Housing Holdbacks: Student Debt, Mortgage Market Confusion, and a Declining Marriage Rate

Despite a growing economy, a new survey has found that the financial pressures of student debt, persistent confusion about the mortgage process and a continuing nationwide marriage rate decline are important factors combining to slow the housing market.

The third annual America at Home survey from NeighborWorks America, found that student loan debt continues to grow as an obstacle in a consumers’ ability to buy a home, as 57 percent of 2015 respondents who acknowledge having student loans says this debt was either “very much” or “somewhat” of an obstacle, compared to 49 percent of 2014 respondents.

Additionally, although mortgage rates remain historically low, a generally steady rise in home prices is outpacing income growth, leading homebuyers – especially first-time buyers – to search for ways to build up a down payment. However, nearly 40 percent of respondents have received “nothing at all” in terms of information about down payment assistance programs for middle-income homebuyers, programs that could provide thousands of dollars to help bridge a savings gap.

Finally, the housing market is being pressured by changing demographics. Of the respondents surveyed, 43 percent planned to purchase a home when they “got married or moved in with a life partner.” This is important for the housing market’s rebound, because the median age at first marriage has increased to 29.3 for men and 27.0 for women, according to the Census Bureau, up from 26.8 and 25.1 years, respectively in 2000.

“It’s clear the housing market is directly affected by many factors, and these forces identified in our survey are putting strong downward pressure on growth,” says Paul Weech, president and CEO of NeighborWorks America. “While NeighborWorks can’t address the demographic shift, we are increasing our efforts to support nonprofits that offer homebuyer education and financial capability coaching.”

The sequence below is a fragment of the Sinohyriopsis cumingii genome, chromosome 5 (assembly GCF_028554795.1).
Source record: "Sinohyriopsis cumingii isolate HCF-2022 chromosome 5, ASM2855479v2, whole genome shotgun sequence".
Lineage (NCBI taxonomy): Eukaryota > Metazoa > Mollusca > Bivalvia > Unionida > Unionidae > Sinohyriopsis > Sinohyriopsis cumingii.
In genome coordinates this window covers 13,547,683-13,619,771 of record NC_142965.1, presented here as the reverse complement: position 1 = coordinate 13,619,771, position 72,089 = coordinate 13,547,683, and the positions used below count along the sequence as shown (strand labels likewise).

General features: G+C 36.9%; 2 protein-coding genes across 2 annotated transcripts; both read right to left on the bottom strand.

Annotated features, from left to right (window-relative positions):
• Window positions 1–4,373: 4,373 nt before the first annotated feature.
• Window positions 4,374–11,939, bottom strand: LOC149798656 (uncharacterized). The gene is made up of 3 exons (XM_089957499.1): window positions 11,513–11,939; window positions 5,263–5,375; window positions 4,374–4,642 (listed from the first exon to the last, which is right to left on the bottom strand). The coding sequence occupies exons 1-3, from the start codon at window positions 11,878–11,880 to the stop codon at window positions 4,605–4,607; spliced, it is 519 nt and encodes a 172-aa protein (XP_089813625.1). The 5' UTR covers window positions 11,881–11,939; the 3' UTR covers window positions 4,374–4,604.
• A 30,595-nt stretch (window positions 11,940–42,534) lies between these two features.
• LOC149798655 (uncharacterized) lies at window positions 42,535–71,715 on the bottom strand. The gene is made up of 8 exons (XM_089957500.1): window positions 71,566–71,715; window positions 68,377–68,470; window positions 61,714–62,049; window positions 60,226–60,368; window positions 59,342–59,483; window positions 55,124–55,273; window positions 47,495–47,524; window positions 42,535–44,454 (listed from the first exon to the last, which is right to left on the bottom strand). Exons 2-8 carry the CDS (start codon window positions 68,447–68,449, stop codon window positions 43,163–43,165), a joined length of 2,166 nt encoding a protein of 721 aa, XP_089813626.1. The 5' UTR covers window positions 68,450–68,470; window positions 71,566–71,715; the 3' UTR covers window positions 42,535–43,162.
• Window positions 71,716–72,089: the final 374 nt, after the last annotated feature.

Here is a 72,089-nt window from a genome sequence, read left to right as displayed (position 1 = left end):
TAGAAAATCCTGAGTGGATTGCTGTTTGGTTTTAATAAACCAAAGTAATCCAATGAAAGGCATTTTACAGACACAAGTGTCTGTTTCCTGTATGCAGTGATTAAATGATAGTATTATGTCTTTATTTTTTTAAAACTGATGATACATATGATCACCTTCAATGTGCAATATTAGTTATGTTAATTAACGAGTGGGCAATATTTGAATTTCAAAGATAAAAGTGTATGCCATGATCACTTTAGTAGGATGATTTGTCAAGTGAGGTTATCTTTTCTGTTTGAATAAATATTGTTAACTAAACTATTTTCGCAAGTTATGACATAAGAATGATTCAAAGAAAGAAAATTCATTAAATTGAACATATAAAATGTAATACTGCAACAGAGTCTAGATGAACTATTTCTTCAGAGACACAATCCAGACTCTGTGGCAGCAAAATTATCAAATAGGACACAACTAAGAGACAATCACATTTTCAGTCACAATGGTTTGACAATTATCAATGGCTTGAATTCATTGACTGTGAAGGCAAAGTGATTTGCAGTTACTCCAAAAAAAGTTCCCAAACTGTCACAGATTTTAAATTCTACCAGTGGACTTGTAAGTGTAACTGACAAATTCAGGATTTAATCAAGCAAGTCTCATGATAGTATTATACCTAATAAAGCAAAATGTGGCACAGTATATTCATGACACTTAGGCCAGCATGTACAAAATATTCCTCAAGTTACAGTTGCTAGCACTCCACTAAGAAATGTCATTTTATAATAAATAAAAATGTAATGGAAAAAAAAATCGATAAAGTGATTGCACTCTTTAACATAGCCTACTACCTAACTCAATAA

Additional findings from the survey suggest other areas where increased homebuyer education could energize the housing market:

  • Consumers have trouble estimating the accurate costs associated with homeownership and general home maintenance. Respondents estimated an average cost of $15,070 for home maintenance repairs; however, the actual cost for home repairs and upkeep nationwide is more likely between $2,000 and $6,000. While current homeowners estimated cost for repairs to be $12,360, current renters estimated $20,503, suggesting that those consumers in the market for a new home might be deterred by perceived high maintenance costs.
  • Respondents lack adequate information on the consequences of foreclosure. While 32 percent of respondents believe they would have to wait “more than 5 years” after a foreclosure before they were eligible to obtain a new mortgage to purchase another home, the reality is consumers who have experienced a foreclosure need only wait two years before becoming eligible for most mortgage products.

“These findings reveal that Americans are not receiving adequate information about the home buying process,” says Weech. “With 42 percent of consumers using friends and family as primary sources of information about purchasing a home, it is incumbent upon organizations like NeighborWorks to ensure consumers take advantage of the many housing resources available. It’s understandable that Americans looking to purchase their first home are intimidated by obstacles such as student debt, lack of a down payment and weak credit, so it’s critical that first-time homebuyers have access to information and programs such as down payment assistance and affordable loans so they feel confident in purchasing a home independently.”

For more information, visit neighborworks.org.

Reprinted with permission from RISMedia. ©2015. All rights reserved.

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